Chester Roman Amphitheatre: 2,000 years of history and architecture

Chester’s boasts the largest example of a Roman amphitheatre in Britain, but how much do you know about it?

From proud Roman structure to dereliction

The construction of the first Roman amphitheatre in Chester was started in the late first century A.D. The Romans constructed many theatres in various British strongholds. They had a dual purpose – training the military and for entertainment. Roman soldiers practiced battle manoeuvres and weapon skills in the amphitheatres. Entertainment included gladiator fights, bull baiting and cock fighting.

The Chester amphitheatre was built for the Roman legion, Legio II Adiutrix. In 86 AD, the legion was posted to the Danube region. The Legio XX Valeria Victrix legion replaced them and, under their supervision, rebuilding work was carried out on the ampitheatre. Legio XX later moved north to help construct Hadrian’s Wall. The amphitheatre was not used until the Lego XX returned to Chester around 275, by which time it once again needed renovation work.

After the Romans left Britain, the amphitheatre was abandoned. Much of the stone was removed from the site for other Chester buildings. The site continued to ‘entertain’ Chester’s population with bear fights and public executions, but its dereliction became complete when it eventually started being used as a rubbish dumping ground.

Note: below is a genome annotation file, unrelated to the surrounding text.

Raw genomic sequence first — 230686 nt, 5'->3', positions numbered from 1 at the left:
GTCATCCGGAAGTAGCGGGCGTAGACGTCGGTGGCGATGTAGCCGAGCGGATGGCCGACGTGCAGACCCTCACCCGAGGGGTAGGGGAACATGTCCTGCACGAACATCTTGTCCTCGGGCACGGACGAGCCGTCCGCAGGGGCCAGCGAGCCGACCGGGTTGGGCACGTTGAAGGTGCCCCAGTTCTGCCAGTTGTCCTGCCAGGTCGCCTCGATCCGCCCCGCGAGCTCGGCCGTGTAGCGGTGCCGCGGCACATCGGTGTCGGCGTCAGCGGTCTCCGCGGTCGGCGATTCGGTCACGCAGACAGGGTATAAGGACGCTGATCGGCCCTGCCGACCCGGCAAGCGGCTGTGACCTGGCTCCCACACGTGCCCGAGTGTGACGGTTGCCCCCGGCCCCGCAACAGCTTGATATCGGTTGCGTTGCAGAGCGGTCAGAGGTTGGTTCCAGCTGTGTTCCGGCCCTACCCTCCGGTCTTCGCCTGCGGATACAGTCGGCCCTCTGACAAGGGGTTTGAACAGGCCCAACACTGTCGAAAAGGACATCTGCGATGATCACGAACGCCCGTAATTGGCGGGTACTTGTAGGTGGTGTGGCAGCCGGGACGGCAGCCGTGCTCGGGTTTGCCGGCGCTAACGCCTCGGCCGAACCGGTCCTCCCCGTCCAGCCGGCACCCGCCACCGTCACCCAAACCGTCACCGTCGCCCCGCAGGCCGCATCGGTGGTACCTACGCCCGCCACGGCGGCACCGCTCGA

Rediscovery

From Georgian times onwards, several buildings were constructed on the amphitheater site, including Dee House and St Johns House.

There were no documents available about the site, but there were rumours and speculation about the existence of a large amphitheatre. In 1929, digging work in the Dee House garden revealed a curved wall that appeared to confirm this speculation. With buildings constructed on parts of the site, and a new road planned at the location, there were fears that further archaeological exploration of the site would be impossible.

The Chester Archaeological Society wanted to excavate the site, but Chester Council refused permission unless enough money could be raised to pay for the extra costs of diverting the planned road. The Archaeological Society managed to raise the necessary funds, and also purchased St John’s House, which it leased to the Council and hoped to demolish later in order to be able to unearth more sections of the amphitheatre.

A dig was scheduled for 1939, but the outbreak of the Second World War postponed it. It was not until 1957 that the archaeological dig began. St John’s House was vacated ready for demolition, but Dee House remained. This meant that only the northern half of the site could be excavated.

Only a small area of the site was dug up. Damaged amphitheatre walls were excavated and the rest was propped up with concrete panels.

The site remained partly excavated until 2000, when work resumed. This excavation revealed that there had been two amphitheatres built on the site, as well as other Roman buildings. A number of pots were found that depicted Roman gladiators that many thought were souvenirs sold to visitors after watching gladiator battles at the ampitheatre.